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2013 Tax Changes

As 2013 wanes, I’m reminded that this year there are a number of tax changes slated to take effect that...

As 2013 wanes, I’m reminded that this year there are a number of tax changes slated to take effect that must be considered. As you might have expected, most of the changes affect higher income taxpayers but in my opinion, monetary impact aside, the worst part is that it adds more complexity to an already complicated tax code. In fact, the 2013 tax code is 73,954 standard size pages of especially dry and sometimes grueling requirements. Shouldn’t something be done to simplify this monstrosity that has been created over the years? I’m not suggesting that a flat tax is the answer but just think about the time and money that could be saved by taxpayers and the federal government alike if the code could be simplified. Do we really need almost 74,000 pages?

Regardless of my opinion, in this article I’ll hit on some of the most prevalent changes to the tax code, but for a complete breakdown of all the changes or ideas on how you should prepare I recommend you schedule an appointment with your financial advisor and CPA to get a complete picture of where you stand.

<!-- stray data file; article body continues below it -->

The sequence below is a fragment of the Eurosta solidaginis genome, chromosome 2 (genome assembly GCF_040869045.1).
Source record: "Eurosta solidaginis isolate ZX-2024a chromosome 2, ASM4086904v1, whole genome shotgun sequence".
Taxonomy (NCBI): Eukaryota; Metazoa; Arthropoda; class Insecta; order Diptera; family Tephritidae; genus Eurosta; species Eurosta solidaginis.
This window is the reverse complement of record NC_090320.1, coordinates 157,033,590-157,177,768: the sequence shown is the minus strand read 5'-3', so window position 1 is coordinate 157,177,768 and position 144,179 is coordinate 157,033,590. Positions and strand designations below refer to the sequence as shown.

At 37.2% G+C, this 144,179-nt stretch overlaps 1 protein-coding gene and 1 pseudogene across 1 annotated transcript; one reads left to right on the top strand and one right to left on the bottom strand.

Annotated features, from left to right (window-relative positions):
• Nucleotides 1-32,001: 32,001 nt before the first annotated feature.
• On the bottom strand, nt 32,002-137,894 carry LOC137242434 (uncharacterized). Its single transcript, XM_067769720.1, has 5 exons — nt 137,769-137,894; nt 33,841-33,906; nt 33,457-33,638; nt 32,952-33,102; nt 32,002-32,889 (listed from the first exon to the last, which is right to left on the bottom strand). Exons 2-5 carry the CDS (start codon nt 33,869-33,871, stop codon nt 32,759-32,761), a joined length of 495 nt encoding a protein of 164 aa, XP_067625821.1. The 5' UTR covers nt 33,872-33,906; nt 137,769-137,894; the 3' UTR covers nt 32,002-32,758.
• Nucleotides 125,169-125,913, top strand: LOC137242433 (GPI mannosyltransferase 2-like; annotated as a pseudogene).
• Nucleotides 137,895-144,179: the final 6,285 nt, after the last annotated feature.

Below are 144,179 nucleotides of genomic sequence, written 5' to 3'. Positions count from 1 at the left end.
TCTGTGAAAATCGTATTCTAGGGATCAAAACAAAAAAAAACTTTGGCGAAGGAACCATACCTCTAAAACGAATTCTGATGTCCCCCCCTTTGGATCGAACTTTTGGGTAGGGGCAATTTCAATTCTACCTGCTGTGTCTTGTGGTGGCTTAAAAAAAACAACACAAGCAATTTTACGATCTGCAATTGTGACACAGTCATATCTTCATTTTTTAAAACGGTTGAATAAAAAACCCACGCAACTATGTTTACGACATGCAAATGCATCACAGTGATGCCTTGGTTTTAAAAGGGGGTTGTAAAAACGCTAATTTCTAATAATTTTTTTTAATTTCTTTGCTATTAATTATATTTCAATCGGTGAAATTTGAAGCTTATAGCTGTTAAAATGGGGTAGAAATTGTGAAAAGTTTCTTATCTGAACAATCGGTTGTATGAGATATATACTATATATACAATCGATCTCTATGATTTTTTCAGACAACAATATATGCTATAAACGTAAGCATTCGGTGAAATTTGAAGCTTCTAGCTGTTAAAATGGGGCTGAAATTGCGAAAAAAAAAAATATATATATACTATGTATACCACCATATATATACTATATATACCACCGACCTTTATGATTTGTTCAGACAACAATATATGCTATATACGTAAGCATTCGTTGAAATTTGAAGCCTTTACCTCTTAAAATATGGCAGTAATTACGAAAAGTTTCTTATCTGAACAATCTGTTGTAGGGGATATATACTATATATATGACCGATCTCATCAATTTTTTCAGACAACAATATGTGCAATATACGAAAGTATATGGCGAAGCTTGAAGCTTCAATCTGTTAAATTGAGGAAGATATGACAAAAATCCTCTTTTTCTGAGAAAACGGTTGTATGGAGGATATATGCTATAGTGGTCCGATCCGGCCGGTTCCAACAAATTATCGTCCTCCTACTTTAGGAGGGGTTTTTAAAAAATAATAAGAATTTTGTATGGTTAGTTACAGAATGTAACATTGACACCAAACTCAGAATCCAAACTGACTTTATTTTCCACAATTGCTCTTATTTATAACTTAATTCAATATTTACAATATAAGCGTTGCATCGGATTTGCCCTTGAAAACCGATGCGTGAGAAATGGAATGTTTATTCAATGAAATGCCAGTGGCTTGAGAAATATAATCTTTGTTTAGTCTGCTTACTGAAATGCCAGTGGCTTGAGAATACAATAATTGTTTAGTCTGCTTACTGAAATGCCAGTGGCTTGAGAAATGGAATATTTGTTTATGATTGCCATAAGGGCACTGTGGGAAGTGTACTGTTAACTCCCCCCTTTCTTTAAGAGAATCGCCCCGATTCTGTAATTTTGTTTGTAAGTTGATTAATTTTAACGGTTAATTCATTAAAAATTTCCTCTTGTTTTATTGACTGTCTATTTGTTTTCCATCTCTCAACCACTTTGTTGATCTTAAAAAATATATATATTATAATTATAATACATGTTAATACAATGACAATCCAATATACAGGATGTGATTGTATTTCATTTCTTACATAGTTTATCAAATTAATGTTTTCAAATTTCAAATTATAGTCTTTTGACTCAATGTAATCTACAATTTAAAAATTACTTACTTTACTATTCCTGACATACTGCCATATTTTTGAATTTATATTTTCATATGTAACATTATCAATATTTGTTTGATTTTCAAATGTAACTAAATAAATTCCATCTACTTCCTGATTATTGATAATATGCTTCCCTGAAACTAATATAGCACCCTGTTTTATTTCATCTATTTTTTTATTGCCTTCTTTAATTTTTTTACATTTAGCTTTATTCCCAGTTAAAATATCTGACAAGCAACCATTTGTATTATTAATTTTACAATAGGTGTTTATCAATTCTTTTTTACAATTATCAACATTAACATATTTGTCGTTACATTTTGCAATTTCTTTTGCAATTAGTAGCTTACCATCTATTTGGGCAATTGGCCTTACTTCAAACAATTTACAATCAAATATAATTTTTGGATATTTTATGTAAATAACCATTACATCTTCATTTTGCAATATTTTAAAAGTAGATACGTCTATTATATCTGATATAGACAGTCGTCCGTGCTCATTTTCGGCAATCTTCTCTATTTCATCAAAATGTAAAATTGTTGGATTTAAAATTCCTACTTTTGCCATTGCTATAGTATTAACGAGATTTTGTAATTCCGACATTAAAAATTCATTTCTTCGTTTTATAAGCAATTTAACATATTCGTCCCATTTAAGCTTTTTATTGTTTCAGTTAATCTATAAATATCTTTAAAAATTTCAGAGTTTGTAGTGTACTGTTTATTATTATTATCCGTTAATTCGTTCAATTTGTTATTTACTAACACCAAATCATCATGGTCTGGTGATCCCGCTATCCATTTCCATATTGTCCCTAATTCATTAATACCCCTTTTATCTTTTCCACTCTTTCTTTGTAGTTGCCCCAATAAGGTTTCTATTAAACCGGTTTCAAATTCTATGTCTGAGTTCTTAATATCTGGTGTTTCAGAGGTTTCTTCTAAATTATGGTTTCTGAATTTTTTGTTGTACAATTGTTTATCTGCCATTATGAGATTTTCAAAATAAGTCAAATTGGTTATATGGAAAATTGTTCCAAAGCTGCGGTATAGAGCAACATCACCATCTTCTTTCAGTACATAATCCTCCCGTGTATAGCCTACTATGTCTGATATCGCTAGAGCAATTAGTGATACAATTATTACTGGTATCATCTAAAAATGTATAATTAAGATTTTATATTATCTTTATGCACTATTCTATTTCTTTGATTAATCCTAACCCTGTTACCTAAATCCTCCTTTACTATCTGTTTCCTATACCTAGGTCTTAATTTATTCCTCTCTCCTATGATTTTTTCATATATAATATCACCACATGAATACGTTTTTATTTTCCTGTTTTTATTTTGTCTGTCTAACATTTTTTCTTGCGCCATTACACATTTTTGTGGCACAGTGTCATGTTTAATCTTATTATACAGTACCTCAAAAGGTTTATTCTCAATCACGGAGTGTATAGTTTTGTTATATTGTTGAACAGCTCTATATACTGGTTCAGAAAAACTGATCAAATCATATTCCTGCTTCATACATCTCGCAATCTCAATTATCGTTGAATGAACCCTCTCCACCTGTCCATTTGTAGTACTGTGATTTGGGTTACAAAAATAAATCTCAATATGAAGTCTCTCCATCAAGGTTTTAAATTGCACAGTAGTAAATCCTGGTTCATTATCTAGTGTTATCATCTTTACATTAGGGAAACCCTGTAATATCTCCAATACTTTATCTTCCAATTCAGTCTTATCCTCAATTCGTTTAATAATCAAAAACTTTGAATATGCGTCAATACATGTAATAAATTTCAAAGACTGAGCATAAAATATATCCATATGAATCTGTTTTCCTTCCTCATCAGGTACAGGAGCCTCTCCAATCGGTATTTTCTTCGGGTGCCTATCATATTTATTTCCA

1. Taxpayers with income greater than $400,000 ($450,000 for couples) will now face a 39.6% tax rate, up from the old 35% rate.

  2. Long-term capital gains tax for those earning over $400,000 ($450,000 for couples) will now be taxed at 20% instead of 15%.

  3. The top tax rate on estates and gifts will be raised to 40% (up from 35%)

  4. All earned income above $200,000 ($250,000 for couples) will now be subject to an additional .9% Medicare payroll tax.

  5. There’s a new 3.8% surtax on the lesser of net investment income or modified gross income above $200,000 ($250,000 for couples) as part of the Affordable Care Act.

  6. Itemized deductions for taxpayers with adjusted gross income over $250,000 ($300,000 for couples) will be reduced by 3% of the amount of income over the threshold.

  7. The alternative minimum tax exemption has increased to $51,900 ($80,800 for couples).

  8. Those who don’t itemize their deductions will be able to take the standard deduction. The basic standard deduction is set to increase to 6,100 (12,200 for couples) in 2013.

While this is not a complete list, it should give everyone a broad overview of what your 2013 tax burden will look like. To those of you with concerns about what you’ll be paying, or if you’ve recently shifted tax brackets, I strongly recommend that you get in touch with your advisor and tax specialist so you can begin to prepare for the changes. The last thing anyone wants is a surprise come tax season.  

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